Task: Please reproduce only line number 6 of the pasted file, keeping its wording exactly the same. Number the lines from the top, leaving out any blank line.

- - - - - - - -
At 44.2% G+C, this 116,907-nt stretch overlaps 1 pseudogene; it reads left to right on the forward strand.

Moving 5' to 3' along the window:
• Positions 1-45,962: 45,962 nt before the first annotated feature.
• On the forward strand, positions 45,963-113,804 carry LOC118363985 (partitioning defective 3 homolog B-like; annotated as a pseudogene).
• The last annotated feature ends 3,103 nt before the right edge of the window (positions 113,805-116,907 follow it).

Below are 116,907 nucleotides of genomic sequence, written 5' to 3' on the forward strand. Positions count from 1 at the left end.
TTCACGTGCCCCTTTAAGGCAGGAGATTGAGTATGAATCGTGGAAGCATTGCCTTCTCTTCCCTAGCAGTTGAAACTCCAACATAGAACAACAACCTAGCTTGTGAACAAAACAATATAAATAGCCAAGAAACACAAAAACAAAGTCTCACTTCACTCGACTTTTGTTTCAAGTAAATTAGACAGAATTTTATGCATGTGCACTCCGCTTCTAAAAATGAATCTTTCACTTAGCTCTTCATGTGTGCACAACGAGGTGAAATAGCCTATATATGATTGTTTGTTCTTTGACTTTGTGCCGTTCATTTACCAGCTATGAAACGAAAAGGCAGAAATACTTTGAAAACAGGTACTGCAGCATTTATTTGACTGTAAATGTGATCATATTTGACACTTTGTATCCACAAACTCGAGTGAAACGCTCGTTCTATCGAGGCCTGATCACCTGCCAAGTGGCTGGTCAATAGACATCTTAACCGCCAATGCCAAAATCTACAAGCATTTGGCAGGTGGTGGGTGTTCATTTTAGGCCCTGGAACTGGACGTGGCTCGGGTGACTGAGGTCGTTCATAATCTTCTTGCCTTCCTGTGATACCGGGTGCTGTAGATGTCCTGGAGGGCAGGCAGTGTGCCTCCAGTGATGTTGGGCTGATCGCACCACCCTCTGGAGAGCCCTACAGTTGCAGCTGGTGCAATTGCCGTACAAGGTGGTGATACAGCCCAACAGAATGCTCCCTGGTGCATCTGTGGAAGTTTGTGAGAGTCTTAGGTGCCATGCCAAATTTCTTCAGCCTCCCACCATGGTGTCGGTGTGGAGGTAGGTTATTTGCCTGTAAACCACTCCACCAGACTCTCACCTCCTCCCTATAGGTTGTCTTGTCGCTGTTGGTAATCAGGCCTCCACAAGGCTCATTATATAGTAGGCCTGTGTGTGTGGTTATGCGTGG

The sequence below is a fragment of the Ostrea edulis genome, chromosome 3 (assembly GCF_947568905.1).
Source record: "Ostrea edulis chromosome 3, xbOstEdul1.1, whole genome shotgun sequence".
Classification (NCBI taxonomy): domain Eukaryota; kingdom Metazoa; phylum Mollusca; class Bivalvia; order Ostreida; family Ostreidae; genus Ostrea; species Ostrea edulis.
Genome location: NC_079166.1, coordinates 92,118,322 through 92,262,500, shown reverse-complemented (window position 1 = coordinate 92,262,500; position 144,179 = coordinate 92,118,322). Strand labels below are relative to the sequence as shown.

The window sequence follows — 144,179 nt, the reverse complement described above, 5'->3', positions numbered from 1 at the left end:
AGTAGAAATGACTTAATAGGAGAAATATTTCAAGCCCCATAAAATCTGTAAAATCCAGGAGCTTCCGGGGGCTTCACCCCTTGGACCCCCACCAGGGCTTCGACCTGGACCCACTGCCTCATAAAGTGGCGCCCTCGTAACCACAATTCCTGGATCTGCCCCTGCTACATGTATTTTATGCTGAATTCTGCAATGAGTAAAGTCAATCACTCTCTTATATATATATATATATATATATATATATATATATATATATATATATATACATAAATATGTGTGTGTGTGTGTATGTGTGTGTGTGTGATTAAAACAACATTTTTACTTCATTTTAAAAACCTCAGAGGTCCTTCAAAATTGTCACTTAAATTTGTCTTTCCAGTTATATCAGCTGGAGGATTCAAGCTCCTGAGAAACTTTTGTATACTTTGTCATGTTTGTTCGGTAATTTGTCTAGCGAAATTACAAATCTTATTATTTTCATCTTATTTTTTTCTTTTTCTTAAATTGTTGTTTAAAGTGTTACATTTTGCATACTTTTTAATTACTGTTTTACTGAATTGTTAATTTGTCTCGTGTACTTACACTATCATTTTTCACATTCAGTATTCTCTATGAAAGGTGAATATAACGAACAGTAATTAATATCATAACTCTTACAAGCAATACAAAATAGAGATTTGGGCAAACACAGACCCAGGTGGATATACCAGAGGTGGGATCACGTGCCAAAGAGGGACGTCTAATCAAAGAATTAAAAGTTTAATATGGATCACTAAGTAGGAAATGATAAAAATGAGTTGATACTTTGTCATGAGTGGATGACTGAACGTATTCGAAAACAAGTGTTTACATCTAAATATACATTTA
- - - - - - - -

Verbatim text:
Below are 116,907 nucleotides of genomic sequence, written 5' to 3' on the forward strand. Positions count from 1 at the left end.